Well, actually, I believe in qualified equality. It's the only way I've been able to sort it out. I'd like to believe in equality of all men everywhere, but that's kind of hard for me to do. Is an embryo equal to its mother? I kinda don't think so. Is a terminally ill 94-year-old equal to a healthy 20-year-old working man? I dunno.
I was apalled when some animal rights activists in my community destroyed a laboratory that claimed to humanely treat its research animals. But I do think causing animals to suffer unnecessarily is wrong. Does an animal have an equal philosophical claim to life? Some say yes. Is a cricket equal to a dog? Is a microbe equal to a man?
The conversation is confounded by unstated assumptions of what exactly is being compared. Intrinsic value of the being? Value to society in terms of productivity? Equality in terms of capability? Complexity of life or future potential? Equality in terms of 'human rights'? Value as a 'child of God'?
Frankly, I've been disappointed with the church's past stance on black men having the priesthood. And I've been confused by why women can't have the priesthood or hold more leadership positions. The church has been charged as a racist, misogynistic cult because of these issues, and in my mind there is no easy defense. Why would God, who has made it clear that men will be punished for their own sins and not Adam's transgression, seem to place limits on people for some intrinsic aspect of their identity that is nothing to be ashamed of--no fault of their own?
Either there is no God, God is a bigot, the church doesn't accurately speak for God, or the reasons behind actions of the church are not well understood. I take the last view, although it feels awfully apologetic. There are examples of seeming inequality in all faiths I can think of--a prophet is blessed above his peers, a nation is intended to impose their theocratic rule, etc. But ultimately in the Mormon view, God's purpose is to bring about the immortality and eternal life of man. His purpose is not to make life easier. His purpose is not to make sure life is fair--he only promises the afterlife will be fair. I realize this isn't a perfect answer, but it seems passable. Inequality and mistakes are indefinitely tolerated because of mortal weakness and the fall of Adam. The world is a crucible. Cultural change happens in pockets and waves--never a homogenous revolution. And this is the context in which the church operates.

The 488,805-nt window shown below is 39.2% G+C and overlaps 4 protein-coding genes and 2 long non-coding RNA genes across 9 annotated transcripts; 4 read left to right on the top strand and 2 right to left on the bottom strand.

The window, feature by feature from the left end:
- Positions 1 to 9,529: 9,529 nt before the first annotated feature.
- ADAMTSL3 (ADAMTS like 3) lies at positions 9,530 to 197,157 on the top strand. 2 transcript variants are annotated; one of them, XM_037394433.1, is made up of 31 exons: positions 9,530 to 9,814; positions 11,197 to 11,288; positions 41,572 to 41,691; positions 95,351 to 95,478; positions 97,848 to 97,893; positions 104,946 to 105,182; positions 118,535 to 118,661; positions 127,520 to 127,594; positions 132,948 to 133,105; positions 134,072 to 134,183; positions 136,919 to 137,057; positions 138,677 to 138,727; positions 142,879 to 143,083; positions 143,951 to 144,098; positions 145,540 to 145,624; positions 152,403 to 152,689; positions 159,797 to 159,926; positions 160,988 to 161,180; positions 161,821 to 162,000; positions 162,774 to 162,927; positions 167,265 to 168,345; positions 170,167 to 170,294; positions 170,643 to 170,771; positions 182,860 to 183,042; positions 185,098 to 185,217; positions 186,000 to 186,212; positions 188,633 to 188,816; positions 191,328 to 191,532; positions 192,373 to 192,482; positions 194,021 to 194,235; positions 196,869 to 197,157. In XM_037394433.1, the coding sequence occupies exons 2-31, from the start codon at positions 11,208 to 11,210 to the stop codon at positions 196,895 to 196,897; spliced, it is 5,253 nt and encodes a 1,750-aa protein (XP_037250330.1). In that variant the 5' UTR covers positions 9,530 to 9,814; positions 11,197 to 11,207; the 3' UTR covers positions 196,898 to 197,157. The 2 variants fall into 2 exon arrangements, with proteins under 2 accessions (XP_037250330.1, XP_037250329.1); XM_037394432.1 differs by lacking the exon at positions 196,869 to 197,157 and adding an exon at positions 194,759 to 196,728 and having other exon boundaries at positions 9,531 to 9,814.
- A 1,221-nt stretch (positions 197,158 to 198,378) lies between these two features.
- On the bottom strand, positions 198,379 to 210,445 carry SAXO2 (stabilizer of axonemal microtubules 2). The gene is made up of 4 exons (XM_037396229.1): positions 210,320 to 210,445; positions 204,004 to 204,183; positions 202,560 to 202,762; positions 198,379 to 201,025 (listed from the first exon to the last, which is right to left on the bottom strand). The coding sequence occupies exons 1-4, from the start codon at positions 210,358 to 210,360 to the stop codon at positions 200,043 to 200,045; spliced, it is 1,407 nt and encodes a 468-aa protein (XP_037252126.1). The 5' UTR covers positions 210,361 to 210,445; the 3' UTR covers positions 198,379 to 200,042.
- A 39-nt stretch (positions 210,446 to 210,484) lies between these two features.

But a perfect church led by a prophet in direct communication with God should be above the fray. It should be progressive--ahead of the curve. And because we judge where the head of the curve is based on our human bias, it is often difficult to understand. We have no idea what the consequences would have been if God had arranged things more equitably more early with blacks and the priesthood, but He does know. It is not unreasonable to assume that in his omniscience he did what was best for all, the nuances of which we can't comprehend. OK, perhaps it's not unreasonable, but it does take a pretty active suspension of disbelief to throw Occam's razor out the window.
At the same time, deliberate guidelines on gender roles and permissible sexual conduct are reportably not tied to cultural issues, but rather reflect a societal structure that transcends this world altogether. I'm going to discuss this hairy issue more in a later post.
Not everyone gets a fair shake in life. For that matter, pretty much nobody gets a fair shake. Equality, in this sense, is meaningless. I can't tell you how sad it is to see some of the young people in clinic who have debilitating health conditions that make it impossible to have a normal life. Some will never walk, some will never have sex. We do our best to assist them in reaching whatever level of normal function is possible, but often it's not much, leaving a glaring example of 'inequality' in our society. So, I tend not to believe in this type of equality. God doesn't 'owe' us equality in this sense. He doesn't owe anyone a sexually satisfying life. He doesn't owe anyone the chance to be an Olympian.
However, equality is an ideal I believe in when speaking of a person's worth. God is "no respecter of persons," and He will accept all who repent and come to Him. Further, equality of opportunities is something that isn't inherent in life, it's something to fight for. Cultural limitations on opportunities can be codified in policy or they can just be steeped in the societies' habits and practices themselves. Cultural limitations should be battled, and for their courage and success we honor folks like Rosa Parks and Martin Luther King Jr. Nevertheless, culture is a hard thing to change. Even today, there is lasting oppression. Today it is just as important to battle for parity in opportunity.
Some argue we should also fight for the other type of equality. Everyone deserves a perfect body and limitless experiences--regardless of the cost to society. We are all "entitled". I can't think of very many uses of the word "entitlement" that don't really bother me. Sure, we should help and serve the less fortunate among us, but feelings of entitlement are counter-productive as they encourage unrealistic expectations and sometimes flagrant selfishness.
Ultimately, I don't really understand why the church has unpleasant blotches on its past in terms of racial equality. But I'm reluctant to dismiss all the good and beautiful I've seen in the church because of something I know little about that happened in a time and place that is completely different. I doubt any of us have the context to understand it. Passing judgment is so easy, but God is the only one who does a good job of it. So, I'll leave it to him.
I'll try to address equality as it relates to women's rights and gay rights in the next post. In the mean time, here's a more complete treatment of Mormonism and race